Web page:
For better or worse, we are an archipelago of tens of thousands of little islands spread across every corner of the country — literally the Indonesia of the American economy. But, it bears repeating — in every corner.
So here we are. Hold on for the ride. I want to say at the outset that I’m not a professional sociologist or economist, and I know some of the folks reading this are. I would very much welcome constructive critique of these numbers from social scientists, other hospitality professionals, or really anyone at all. I’ll publish all correspondence (unless you ask me not to).
I’m going to start by looking at this question as it pertains to a neighborhood restaurant in NYC in 2019. If there’s interest, I’ll try to examine other scenarios — smaller cities, rural areas, fast casual places, high-end restaurants, etc. — in a future edition.
“How much money staff would have to be paid in order to remain consistently with a restaurant as a career?”
For someone to “remain consistently” with a restaurant, or in restaurant work, it has to pay enough to allow people to prepare for and afford some of the major life stage markers that society expects of us — long-term partnership, home ownership, child rearing, retirement. When my wife and I ran our restaurant, we had the great fortune to work with numerous talented, driven, and incredibly decent people who loved restaurants and believed in hospitality. Many ultimately decided to leave the industry because they were making a wage that sufficed at the time, but not one that really felt sustainable for them in the long term.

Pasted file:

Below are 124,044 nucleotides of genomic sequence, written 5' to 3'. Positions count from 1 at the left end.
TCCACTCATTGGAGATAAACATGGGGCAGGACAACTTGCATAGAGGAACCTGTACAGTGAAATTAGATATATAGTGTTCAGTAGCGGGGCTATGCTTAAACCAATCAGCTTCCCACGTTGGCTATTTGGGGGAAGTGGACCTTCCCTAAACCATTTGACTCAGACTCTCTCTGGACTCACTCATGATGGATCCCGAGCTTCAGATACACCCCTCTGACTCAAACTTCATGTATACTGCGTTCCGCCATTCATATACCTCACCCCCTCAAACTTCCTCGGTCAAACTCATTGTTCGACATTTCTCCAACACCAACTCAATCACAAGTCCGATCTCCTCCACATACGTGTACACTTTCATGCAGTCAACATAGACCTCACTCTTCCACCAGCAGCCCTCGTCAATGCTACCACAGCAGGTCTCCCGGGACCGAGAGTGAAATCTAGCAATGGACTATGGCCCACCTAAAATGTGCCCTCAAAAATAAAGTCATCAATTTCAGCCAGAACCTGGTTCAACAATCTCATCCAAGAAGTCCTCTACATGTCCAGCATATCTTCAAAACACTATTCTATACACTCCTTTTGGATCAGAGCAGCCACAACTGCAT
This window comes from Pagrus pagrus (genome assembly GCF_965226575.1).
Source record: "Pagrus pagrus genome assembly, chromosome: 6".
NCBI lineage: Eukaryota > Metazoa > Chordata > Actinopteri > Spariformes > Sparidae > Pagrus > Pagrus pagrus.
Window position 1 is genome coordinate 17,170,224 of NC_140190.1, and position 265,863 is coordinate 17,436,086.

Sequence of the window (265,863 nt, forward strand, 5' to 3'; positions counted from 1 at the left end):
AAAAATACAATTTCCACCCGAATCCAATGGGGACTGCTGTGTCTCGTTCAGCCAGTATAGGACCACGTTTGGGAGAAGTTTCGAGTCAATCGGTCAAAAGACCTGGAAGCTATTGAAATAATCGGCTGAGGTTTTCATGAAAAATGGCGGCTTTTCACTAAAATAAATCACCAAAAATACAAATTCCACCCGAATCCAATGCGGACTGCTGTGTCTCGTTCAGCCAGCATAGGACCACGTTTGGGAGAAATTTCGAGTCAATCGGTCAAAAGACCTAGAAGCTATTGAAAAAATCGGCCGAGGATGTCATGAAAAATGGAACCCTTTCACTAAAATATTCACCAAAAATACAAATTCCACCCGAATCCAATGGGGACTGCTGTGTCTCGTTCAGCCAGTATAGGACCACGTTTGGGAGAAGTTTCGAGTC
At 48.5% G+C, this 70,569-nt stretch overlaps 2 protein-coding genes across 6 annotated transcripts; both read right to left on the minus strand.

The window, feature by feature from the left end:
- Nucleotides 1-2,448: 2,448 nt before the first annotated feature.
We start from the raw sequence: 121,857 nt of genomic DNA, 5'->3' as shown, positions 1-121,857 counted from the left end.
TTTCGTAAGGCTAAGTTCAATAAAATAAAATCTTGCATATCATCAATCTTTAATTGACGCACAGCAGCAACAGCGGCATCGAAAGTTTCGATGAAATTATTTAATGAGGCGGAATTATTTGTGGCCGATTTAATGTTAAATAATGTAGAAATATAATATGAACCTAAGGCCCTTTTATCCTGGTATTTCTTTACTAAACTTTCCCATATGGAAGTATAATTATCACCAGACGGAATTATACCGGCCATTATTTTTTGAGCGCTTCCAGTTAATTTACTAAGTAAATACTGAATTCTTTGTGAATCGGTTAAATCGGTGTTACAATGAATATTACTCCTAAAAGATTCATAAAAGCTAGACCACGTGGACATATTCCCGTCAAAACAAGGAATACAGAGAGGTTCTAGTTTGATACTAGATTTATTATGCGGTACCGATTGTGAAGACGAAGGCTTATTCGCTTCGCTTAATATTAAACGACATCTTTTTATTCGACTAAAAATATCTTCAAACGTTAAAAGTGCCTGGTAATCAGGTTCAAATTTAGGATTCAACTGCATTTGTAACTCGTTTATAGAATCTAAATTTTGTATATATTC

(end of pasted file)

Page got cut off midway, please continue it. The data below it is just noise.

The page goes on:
How much money is this? This isn’t minimum wage, and it’s not even living wage. It’s a higher figure, a benchmark we don’t yet have an accepted term for (Stability wage? Dignity wage? Equitable wage? Comfortable wage?). Since we don’t even have a name for it, we don’t have a widely accepted way of calculating it (to the best of my knowledge anyway. Social science professionals, please point me to anything you know of).